Key signature

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The key signature of a musical composition defines the tonal center and basic scale formula and is identified by a series of sharps and flats placed directly after the clef on a music staff. The most prominent key signatures are major and minor keys, but there exist also modes. The use of key signatures is to aesthetically simplify the score to a piece of music by providing the notes that will most often be sharps or flats without needing to write an accidental for each and every instance of that note in the piece or following section.

The sharps and flats in a key signature must be notated in a very specific order. The first sharp to appear is F-sharp, the following sharps are each a perfect fifth above the previous pitch. The first flat will always be B-flat, with the following pitches each being a perfect fourth above the last.

How to identify the key of a piece

Use the table provided to identify which key signature indicates which pitches. For instance, B-flat major is always notated using two flats—B-flat and E-flat consecutively. The tonal center is always a perfect fourth below the very last flat used in the signature for flat keys (a perfect fourth below E-flat is B-flat). However, the same key signature is also used for minor keys. The relative minor key is always a minor third below the tonal center for the major key. For sharp keys it is a very similar identification process. Take A major for instance, which comprises of three sharps, F-sharp, C-sharp, and G-sharp in that order. The tonal center for sharp keys is a minor second above the last sharp in the key signature (a minor second above G-sharp is A). The relative minor is still a minor third below the tonal center for the major key—in this case a minor third below A is F-sharp, so three sharps can mean either A major or F-sharp minor just like two flats can mean either B-flat major or G minor.

What key should I write my piece in?

This depends on several factors, including but not limited to

  • what is idiomatic for the instrument you are writing for,
  • the skill level of the performers you expect to play your music,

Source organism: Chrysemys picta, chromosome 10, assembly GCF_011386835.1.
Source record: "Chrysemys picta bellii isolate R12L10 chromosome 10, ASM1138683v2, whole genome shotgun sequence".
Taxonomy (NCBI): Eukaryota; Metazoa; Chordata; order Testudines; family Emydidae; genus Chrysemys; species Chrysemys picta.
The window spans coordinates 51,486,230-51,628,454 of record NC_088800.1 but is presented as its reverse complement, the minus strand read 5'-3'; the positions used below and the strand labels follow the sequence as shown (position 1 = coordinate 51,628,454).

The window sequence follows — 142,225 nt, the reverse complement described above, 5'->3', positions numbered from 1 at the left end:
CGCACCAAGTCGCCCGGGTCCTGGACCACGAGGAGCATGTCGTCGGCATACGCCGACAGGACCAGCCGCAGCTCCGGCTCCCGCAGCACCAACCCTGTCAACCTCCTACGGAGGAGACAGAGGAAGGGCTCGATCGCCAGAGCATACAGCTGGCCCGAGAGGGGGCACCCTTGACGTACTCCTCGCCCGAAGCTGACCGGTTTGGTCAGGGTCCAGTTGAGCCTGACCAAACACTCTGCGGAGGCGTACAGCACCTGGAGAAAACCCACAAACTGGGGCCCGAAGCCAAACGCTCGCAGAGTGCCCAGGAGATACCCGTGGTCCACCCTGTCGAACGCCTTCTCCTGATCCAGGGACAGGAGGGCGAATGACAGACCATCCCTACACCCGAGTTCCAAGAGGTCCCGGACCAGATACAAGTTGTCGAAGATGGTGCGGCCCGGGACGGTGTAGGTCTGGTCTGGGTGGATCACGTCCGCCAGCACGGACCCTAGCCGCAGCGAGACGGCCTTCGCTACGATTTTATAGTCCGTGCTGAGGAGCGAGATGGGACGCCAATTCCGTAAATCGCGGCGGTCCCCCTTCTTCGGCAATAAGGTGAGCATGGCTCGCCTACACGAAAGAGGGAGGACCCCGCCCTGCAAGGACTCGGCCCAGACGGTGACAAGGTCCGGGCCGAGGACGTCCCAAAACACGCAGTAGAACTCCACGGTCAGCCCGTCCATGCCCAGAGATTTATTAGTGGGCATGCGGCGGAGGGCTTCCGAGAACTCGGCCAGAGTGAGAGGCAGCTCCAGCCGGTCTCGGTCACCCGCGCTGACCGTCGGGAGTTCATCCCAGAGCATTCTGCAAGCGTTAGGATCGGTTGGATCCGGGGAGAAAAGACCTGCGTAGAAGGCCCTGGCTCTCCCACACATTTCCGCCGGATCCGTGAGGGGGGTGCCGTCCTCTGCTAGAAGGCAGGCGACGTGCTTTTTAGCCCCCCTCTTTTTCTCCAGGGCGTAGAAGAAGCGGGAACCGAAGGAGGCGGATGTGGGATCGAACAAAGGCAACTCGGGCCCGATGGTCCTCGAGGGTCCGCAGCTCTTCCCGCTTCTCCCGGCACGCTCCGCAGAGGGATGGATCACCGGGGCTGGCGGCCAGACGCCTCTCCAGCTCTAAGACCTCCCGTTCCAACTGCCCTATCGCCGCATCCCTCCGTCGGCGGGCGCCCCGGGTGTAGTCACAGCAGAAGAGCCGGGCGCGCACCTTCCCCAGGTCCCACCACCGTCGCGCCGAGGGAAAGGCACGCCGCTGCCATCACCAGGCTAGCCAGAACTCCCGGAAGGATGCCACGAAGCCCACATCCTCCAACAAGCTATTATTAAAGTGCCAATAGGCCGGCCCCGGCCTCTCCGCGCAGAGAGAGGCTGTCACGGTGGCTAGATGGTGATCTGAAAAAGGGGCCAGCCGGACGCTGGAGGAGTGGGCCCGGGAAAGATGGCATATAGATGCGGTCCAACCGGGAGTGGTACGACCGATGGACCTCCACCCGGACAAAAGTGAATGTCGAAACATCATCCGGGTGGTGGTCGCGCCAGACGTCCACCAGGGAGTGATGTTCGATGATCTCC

• what type of colour you would like to achieve,
  • what kind of mood you would like your piece to be in.

In order to write idiomatically for the instrument, you must understand what the instrument you are writing for is capable of doing in the hands of a performer at the level at which you expect your piece to be performed. If you are writing for a professional musician or group, you have more freedom in which keys they can play in, while if you are writing for a typical high school band you would be smart to keep the piece in "easy" keys for band instruments. To find out more about which keys are appropriate for what ensembles, see Category:Ensembles. To investigate which keys specific instruments are most suitable for, see Category:Instruments.

If you are writing for a piano or organ, it is very unlikely that nuances in tone colour will be noticed. Therefore F major and G-flat major will almost sound identical aside from the actual pitch difference. Thus when writing for piano, organ, or instruments in a similar quality the composer relies on other reasons to choose one key over the other. For amateurs, F major is easier to read. For professionals, G-flat major feels better because it is slightly more ergonomic.

For wind and stringed instruments, tone colour is more apparent and inherently more important in deciding which key is appropriate for your piece. This involves having an exhaustive knowledge on the specifics of each and every instrument you are writing for. For instance, the alto saxophone is very suitable to playing in flat keys such as concert F, B-flat, E-flat, and A-flat major (and their relative minors) because the instrument itself is pitched in the key of E-flat and the above mentioned keys have the fewest sharps or flats in the key signature. Adversely, writing for alto saxophone in the keys of B major, E major, or D major yields a different tone quality because the pitches for these scales aren't in line with the quality of the instrument as a whole and more sophisticated fingerings may sometimes be necessary. For amateurs sophisticated fingering can be very limiting and high school and community ensembles may tend to play out of tune when asked to play in a key outside of their comfort zone. For stringed instruments, the open strings stick out and writing in keys such as D major and G major will allow the players to take advantage of this. Many pieces in G major and D major as a result are very bright sounding, but keys that avoid open strings altogether, such as G-flat major and B-flat minor will be very dark and warm.

Historically, many keys were identified with specific moods that varied surprisingly little from person to person. E-flat major was always considered an "epic", "grand", "majestic", or "heroic" key for orchestras, while D major was ruled as "glorious", "bright", and "royal", characterized by fanfarical trumpets and other brass. For information on the moods often associated with specific keys, see their individual articles at Category:Keys.